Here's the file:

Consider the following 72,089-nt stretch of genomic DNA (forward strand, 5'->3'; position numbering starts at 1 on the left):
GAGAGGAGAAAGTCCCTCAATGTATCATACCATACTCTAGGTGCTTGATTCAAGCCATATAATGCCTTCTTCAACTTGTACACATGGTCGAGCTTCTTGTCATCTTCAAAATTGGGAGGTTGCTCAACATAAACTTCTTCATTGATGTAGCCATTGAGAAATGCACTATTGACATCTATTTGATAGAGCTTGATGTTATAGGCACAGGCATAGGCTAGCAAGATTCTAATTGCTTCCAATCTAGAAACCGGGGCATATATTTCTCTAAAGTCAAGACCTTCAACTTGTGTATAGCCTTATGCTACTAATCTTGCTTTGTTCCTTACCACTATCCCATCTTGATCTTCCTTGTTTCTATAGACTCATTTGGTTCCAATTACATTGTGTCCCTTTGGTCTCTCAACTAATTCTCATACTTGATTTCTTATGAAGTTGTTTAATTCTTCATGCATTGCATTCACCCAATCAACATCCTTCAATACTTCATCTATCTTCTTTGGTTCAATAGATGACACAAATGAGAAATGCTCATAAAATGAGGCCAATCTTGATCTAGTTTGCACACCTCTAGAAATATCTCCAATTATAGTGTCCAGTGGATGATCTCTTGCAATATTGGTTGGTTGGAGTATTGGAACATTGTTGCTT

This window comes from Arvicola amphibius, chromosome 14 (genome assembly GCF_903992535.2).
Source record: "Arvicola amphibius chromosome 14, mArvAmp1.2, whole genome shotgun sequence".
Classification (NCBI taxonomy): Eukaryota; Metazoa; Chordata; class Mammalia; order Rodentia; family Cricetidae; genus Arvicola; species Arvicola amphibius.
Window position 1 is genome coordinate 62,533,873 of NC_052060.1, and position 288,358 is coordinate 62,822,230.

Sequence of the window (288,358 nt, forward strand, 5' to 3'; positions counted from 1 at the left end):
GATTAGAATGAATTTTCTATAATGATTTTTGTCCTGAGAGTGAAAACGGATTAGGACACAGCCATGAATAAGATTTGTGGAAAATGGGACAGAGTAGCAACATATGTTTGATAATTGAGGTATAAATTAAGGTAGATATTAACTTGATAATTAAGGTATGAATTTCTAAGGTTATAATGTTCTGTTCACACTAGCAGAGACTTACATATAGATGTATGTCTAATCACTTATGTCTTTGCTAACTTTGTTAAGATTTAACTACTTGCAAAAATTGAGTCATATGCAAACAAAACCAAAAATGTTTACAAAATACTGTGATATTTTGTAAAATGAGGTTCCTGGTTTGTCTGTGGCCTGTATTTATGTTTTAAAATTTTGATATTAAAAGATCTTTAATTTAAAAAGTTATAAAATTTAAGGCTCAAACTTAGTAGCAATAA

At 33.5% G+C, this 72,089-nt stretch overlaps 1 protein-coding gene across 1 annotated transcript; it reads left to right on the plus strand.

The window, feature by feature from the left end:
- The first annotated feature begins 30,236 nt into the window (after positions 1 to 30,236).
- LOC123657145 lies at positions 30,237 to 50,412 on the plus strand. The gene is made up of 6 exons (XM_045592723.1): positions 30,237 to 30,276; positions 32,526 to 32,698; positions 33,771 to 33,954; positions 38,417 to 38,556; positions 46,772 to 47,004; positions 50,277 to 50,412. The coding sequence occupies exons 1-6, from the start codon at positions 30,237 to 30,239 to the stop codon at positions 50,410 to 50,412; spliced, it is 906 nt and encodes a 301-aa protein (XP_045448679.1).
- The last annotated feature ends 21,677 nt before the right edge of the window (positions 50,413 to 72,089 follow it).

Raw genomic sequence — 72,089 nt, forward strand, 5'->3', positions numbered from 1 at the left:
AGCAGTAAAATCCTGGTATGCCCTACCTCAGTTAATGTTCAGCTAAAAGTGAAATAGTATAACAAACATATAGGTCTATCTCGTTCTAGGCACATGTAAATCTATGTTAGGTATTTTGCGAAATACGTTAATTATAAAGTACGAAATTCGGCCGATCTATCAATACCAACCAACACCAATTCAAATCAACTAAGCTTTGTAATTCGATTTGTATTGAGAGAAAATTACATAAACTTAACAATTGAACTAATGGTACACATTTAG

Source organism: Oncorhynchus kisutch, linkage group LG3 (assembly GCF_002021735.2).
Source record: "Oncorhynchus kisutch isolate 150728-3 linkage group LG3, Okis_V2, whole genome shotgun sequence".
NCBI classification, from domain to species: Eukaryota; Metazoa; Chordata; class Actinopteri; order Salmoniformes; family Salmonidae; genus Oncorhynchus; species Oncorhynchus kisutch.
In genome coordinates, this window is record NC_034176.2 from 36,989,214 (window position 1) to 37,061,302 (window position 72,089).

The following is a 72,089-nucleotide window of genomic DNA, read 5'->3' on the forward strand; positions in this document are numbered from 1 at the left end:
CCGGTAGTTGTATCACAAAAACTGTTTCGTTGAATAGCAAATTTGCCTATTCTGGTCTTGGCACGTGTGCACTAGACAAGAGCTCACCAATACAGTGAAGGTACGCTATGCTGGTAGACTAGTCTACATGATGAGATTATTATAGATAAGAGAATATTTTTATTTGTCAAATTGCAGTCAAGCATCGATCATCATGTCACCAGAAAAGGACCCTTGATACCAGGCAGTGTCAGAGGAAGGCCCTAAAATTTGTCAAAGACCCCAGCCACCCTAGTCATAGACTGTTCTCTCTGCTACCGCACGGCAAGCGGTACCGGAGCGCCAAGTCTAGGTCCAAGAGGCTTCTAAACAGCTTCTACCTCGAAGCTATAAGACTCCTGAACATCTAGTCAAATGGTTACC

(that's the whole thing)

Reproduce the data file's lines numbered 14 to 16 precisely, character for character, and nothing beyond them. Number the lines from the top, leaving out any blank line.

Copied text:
Raw genomic sequence — 72,089 nt, forward strand, 5'->3', positions numbered from 1 at the left:
AGCAGTAAAATCCTGGTATGCCCTACCTCAGTTAATGTTCAGCTAAAAGTGAAATAGTATAACAAACATATAGGTCTATCTCGTTCTAGGCACATGTAAATCTATGTTAGGTATTTTGCGAAATACGTTAATTATAAAGTACGAAATTCGGCCGATCTATCAATACCAACCAACACCAATTCAAATCAACTAAGCTTTGTAATTCGATTTGTATTGAGAGAAAATTACATAAACTTAACAATTGAACTAATGGTACACATTTAG

Source organism: Oncorhynchus kisutch, linkage group LG3 (assembly GCF_002021735.2).